Considering the vulnerable nature of Ruskin Mill students – ie. they have learning difficulties, some severe, and other disabilities – I find it alarming, as surely any parent would, that apparently Arnica is a magical cure-all for everything from a fractured foot to a headache. That’s the “anthroposophical” medicine you mention. Arnica does have its uses, but if that is the sum total of an institutions first aid kit, you have to worry! And accidents do happen – a lot, partly due to a complacent lack of awareness of the need for procedures to be in place to protect life and limb. Mention Risk Assessment to these guys and it is as if it is of no consequence. Likewise, most places of this type are required to keep an Accident or Incident Book for reporting of injuries / near misses. While I worked at Ruskin Mill I never saw one of these or was made aware of its presence, and a few times would have had cause to make an entry. Undoubtedly, therefore, it seems no-one is made aware of the incompetence that lies behind each incident and perhaps parents assume each accident was caused by their own child’s behaviour / clumsiness… Perhaps the authorities never get to hear of it at all. Very irresponsible. Of course, there is a nurse, but she is not on-site every day or every hour that the place is operating, and trained in what I don’t know! I had a friend who was epileptic and I can tell you what a “grande mal” seizure looks like and what to do about it. This nurse couldn’t tell the difference between the real thing and a student feigning. I know that you have to be careful around drawing conclusions about this kind of thing but a trained nurse would KNOW. Again, the anthroposophical approach raises issues of competency and risk. Worrying stuff for any parent, in my opinion.

  2. Helen

    It is always interesting to hear from you about how this place operates BJ.
    Such a contrast to where I work – almost continual training programmes run to ensure the safety of residents and the protection of staff, and everything done by the book.
    Reading about the way anthroposophical doctors look at medicine is quite simply unbelievable sometimes. They are all supposed to be trained in conventional medicine too so it is even more startling when you read about their beliefs in areas like childbirth and embryology, for example.
    Presumably nurses who work alongside anthro doctors have to be trained too, but again, their beliefs must affect the treatment they give.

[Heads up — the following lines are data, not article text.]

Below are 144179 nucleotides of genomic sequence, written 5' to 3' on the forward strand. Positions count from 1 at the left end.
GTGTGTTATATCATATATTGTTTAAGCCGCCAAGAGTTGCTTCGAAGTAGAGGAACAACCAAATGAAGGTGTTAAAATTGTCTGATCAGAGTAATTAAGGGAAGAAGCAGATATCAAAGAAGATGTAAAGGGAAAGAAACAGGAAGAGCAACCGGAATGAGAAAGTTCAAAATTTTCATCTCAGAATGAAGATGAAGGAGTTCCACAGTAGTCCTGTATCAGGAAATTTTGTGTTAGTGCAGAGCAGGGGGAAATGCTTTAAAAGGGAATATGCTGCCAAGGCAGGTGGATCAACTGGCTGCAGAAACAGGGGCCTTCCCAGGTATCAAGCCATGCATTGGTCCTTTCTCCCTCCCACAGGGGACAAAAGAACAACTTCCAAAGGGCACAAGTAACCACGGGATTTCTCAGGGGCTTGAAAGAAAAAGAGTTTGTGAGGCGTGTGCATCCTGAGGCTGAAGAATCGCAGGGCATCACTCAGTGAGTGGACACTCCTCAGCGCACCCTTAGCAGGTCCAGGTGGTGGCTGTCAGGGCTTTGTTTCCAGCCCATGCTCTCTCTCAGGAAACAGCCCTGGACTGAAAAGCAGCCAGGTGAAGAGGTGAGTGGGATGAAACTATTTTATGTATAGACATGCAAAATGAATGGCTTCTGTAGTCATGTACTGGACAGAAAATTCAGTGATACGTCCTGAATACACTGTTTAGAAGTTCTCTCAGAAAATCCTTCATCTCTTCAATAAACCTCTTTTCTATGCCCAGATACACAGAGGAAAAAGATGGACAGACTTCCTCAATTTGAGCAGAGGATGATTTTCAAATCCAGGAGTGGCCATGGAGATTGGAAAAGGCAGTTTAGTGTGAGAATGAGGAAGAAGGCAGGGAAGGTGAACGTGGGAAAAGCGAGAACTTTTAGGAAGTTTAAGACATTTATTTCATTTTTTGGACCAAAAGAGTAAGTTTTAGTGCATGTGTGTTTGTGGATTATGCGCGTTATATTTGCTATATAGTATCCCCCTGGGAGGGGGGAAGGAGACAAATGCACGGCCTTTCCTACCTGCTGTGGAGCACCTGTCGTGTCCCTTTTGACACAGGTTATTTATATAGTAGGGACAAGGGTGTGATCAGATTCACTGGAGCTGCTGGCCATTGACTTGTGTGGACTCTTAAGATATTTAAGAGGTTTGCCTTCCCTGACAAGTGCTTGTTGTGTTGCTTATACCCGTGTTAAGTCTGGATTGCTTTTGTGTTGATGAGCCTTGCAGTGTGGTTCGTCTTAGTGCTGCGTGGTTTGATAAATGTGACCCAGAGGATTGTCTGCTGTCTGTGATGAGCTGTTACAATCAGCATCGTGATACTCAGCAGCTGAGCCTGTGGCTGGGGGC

3. Jim

    I do find Ruskin Mill a rather curious place. In some respects it actually is rather open, not in terms of its anthroposophical underpinnings of course – Helen is quite right about that. But if you wander around the gardens and woodlands it feels very friendly and the people you meet will smile and chat. Even if you are dressed head to toe in black. Apart from a few rather kitsch bits of sculpture it is all rather lovely. And unlike some other Steiner owned land there are no keep out signs and barbed wire fences.

    But the fact remains that behind it all is the cult of Steiner and his childish belief system. I guess supporters would say the good things you can see are the manifestation of those beliefs. You certainly can’t deny their energy. But actually I just find myself wondering how people who are not fundamentally bad or stupid can believe this stuff. It is rather difficult to discuss this with them since most will say they are not particularly aware of the anthroposophy, their interest is in the education or the biodynamic horticulture and they don’t necessarily go along with all of the ideas. But even restricting discussion to those areas I just don’t see how they can take it seriously. Do they really think burying a ram’s horn full of cow manure “energises the soil”? Maybe they rationalise it to themselves as a bit of harmless symbolism but if so what is it supposed to symbolise?

    As for the hard core defenders – well, as we have seen on this site when they do come out of the woodwork with some spurious pseudo-scientific or philosophical arguments and find themselves meeting serious counter arguments they rapidly drop out of sight again.